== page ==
The days of unscrupulous lawyers and doctors who are defrauding the Gauteng health department of billions of rands every year are numbered.
City Press understands that their modus operandi is to create fictitious medical negligence cases, including personal injury, and then claim for millions from the government.
This plunder of the public purse is believed to be one of the reasons the Gauteng health department, which is often in the news for the wrong reasons, is facing financial problems.
Gauteng Premier David Makhura told City Press in an interview that he requested the Special Investigating Unit (SIU) to probe allegations of collusion between lawyers and doctors in a detailed scam to milk the troubled health department.
“The SIU is helping us deal with the health investigation. It is a big thing for Gauteng. We get huge bills – R2 billion or R3 billion claims. There is a lot of cookery. They are fleecing government money,” Makhura said.
He said fraudulent activities around medicolegal claims involve lawyers working with doctors to create cases of negligence where they don’t exist.
“The SIU briefed us that the same lawyers who are doing those claims in the Eastern Cape are the ones who are doing the claims here.”
Last year, the Hawks launched an investigation after suspicious medical negligence claims totalling millions of rands came to light in the Eastern Cape.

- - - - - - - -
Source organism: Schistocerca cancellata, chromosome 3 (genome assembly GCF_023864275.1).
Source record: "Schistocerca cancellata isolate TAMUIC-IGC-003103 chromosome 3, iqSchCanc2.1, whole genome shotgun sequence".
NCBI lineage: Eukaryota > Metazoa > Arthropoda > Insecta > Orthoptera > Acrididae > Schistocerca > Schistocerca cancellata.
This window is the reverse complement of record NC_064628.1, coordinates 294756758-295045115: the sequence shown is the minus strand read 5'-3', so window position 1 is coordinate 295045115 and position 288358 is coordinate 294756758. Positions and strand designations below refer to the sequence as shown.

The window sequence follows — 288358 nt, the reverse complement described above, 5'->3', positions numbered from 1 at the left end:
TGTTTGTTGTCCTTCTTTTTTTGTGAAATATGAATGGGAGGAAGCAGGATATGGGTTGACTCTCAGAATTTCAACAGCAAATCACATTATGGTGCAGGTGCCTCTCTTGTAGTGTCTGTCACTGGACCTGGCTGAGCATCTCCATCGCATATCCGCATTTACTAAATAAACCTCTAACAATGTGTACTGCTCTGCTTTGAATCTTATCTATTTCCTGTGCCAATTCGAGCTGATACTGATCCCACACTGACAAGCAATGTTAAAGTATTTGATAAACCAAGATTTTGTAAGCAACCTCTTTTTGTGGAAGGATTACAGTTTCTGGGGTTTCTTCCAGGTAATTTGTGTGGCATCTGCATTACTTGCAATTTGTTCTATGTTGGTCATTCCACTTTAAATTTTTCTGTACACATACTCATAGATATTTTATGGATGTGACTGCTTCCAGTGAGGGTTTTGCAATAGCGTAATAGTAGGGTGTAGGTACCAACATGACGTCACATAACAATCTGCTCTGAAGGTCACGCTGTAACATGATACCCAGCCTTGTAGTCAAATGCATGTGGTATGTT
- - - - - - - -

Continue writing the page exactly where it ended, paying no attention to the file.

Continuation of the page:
Although Gauteng DA shadow health MEC Jack Bloom agreed that some unscrupulous lawyers and doctors were defrauding the health department, he said there was an exaggeration of the issue to downplay “all the genuine malpractice cases because of a failing health system”.
Bloom said the fraud cases that occur are facilitated by poor record-keeping and collusion with unethical people in hospitals.
“The priority should be running a high-quality health service to minimise negligence claims and block the opportunities for fraudulent cases to be made.”
Bloom said the real reasons for the department’s financial problems are poor management and high levels of wasteful expenditure and corruption.
“The department paid out R521 million in medical negligence claims between January [last year] and March [this year], which were all proven in court,” he said.
Gauteng Health MEC Gwen Ramokgopa said investigations were at an advanced stage.
“We are working with the SIU and will release a preliminary report in due course. Our approach is to comprehensively deal with all risk factors, including collusion,” Ramokgopa said.
SIU spokesperson Nazreen Pandor said this week that the unit has seconded members to the department to assist with the investigation.
“The SIU is not yet in a position to provide the level of detail that is required. Where the investigation indicates or points to a fraudulent claim the secondment team will assist the department with reporting the matter to the SA Police Service.
“Should such claims be the subject of pending civil litigation against the department, the evidence will be brought to the attention of the department so that it may be used by the department in its defence of such claims,” Pandor said.
The revelations come as the department is still trying to recuperate from the Life Esidimeni tragedy, which led to the death of more than 100 mentally ill patients, as well as a deadly fire at its building in Johannesburg.
“I told all [heads of department] that I don’t want another case of Life Esidimeni, where officials said ‘my MEC forced me to do this’.
“I said to them: ‘You are accounting officers, you take responsibility. The law gives you the authority,’” Makhura said.